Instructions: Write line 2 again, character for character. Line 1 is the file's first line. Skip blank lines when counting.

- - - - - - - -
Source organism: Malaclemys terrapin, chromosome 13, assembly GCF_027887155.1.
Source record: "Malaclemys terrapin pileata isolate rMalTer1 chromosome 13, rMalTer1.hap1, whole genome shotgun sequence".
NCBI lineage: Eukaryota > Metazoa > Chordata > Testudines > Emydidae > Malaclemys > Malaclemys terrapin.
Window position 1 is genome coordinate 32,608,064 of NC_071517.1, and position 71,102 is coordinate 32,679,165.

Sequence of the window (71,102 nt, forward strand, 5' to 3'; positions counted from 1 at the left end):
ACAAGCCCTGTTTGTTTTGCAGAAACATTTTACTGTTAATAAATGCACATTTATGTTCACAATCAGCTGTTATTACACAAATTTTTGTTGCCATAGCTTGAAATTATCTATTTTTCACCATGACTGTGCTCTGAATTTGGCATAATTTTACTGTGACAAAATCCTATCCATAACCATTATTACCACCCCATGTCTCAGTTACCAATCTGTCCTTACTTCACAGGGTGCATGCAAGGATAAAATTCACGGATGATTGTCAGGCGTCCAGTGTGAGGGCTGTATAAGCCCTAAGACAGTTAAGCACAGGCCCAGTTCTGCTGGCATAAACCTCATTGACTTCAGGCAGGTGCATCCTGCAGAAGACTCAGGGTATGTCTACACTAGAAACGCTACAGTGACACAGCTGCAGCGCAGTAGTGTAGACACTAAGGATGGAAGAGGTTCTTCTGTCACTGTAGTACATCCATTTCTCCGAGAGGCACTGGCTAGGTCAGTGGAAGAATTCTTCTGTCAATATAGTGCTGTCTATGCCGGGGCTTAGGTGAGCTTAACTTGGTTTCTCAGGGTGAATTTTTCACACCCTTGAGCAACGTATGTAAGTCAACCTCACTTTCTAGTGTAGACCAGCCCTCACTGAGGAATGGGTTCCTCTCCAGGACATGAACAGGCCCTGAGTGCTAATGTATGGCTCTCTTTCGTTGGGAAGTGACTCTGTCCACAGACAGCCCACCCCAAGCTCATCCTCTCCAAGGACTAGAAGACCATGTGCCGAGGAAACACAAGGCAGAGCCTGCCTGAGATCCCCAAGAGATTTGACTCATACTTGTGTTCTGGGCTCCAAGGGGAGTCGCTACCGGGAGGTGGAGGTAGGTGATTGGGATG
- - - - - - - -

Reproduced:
Source record: "Malaclemys terrapin pileata isolate rMalTer1 chromosome 13, rMalTer1.hap1, whole genome shotgun sequence".